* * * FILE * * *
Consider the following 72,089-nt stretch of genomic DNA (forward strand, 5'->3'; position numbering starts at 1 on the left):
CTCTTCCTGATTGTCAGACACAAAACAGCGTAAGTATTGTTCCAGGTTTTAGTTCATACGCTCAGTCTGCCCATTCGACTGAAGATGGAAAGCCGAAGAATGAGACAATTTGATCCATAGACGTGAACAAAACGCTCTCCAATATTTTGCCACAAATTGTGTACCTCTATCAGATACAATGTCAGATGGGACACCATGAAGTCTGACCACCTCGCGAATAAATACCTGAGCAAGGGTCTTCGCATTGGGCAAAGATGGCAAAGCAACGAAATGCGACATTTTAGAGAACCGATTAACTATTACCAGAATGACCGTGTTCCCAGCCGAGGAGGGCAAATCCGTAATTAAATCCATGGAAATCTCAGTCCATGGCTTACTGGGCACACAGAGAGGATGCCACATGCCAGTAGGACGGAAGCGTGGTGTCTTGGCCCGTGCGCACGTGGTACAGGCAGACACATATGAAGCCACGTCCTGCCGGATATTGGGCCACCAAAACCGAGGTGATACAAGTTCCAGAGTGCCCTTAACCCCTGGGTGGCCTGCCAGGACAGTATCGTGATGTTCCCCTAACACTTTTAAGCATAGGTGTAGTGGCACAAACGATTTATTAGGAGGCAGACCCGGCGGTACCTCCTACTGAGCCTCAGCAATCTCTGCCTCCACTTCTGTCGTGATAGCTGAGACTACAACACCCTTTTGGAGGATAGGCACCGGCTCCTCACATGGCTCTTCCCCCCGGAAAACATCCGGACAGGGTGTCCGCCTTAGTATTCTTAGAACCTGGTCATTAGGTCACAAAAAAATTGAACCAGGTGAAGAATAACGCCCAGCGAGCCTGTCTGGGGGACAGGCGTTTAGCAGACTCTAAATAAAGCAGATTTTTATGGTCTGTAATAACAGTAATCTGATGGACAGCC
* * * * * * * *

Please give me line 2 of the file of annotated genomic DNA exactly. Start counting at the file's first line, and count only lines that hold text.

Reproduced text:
CTCTTCCTGATTGTCAGACACAAAACAGCGTAAGTATTGTTCCAGGTTTTAGTTCATACGCTCAGTCTGCCCATTCGACTGAAGATGGAAAGCCGAAGAATGAGACAATTTGATCCATAGACGTGAACAAAACGCTCTCCAATATTTTGCCACAAATTGTGTACCTCTATCAGATACAATGTCAGATGGGACACCATGAAGTCTGACCACCTCGCGAATAAATACCTGAGCAAGGGTCTTCGCATTGGGCAAAGATGGCAAAGCAACGAAATGCGACATTTTAGAGAACCGATTAACTATTACCAGAATGACCGTGTTCCCAGCCGAGGAGGGCAAATCCGTAATTAAATCCATGGAAATCTCAGTCCATGGCTTACTGGGCACACAGAGAGGATGCCACATGCCAGTAGGACGGAAGCGTGGTGTCTTGGCCCGTGCGCACGTGGTACAGGCAGACACATATGAAGCCACGTCCTGCCGGATATTGGGCCACCAAAACCGAGGTGATACAAGTTCCAGAGTGCCCTTAACCCCTGGGTGGCCTGCCAGGACAGTATCGTGATGTTCCCCTAACACTTTTAAGCATAGGTGTAGTGGCACAAACGATTTATTAGGAGGCAGACCCGGCGGTACCTCCTACTGAGCCTCAGCAATCTCTGCCTCCACTTCTGTCGTGATAGCTGAGACTACAACACCCTTTTGGAGGATAGGCACCGGCTCCTCACATGGCTCTTCCCCCCGGAAAACATCCGGACAGGGTGTCCGCCTTAGTATTCTTAGAACCTGGTCATTAGGTCACAAAAAAATTGAACCAGGTGAAGAATAACGCCCAGCGAGCCTGTCTGGGGGACAGGCGTTTAGCAGACTCTAAATAAAGCAGATTTTTATGGTCTGTAATAACAGTAATCTGATGGACAGCC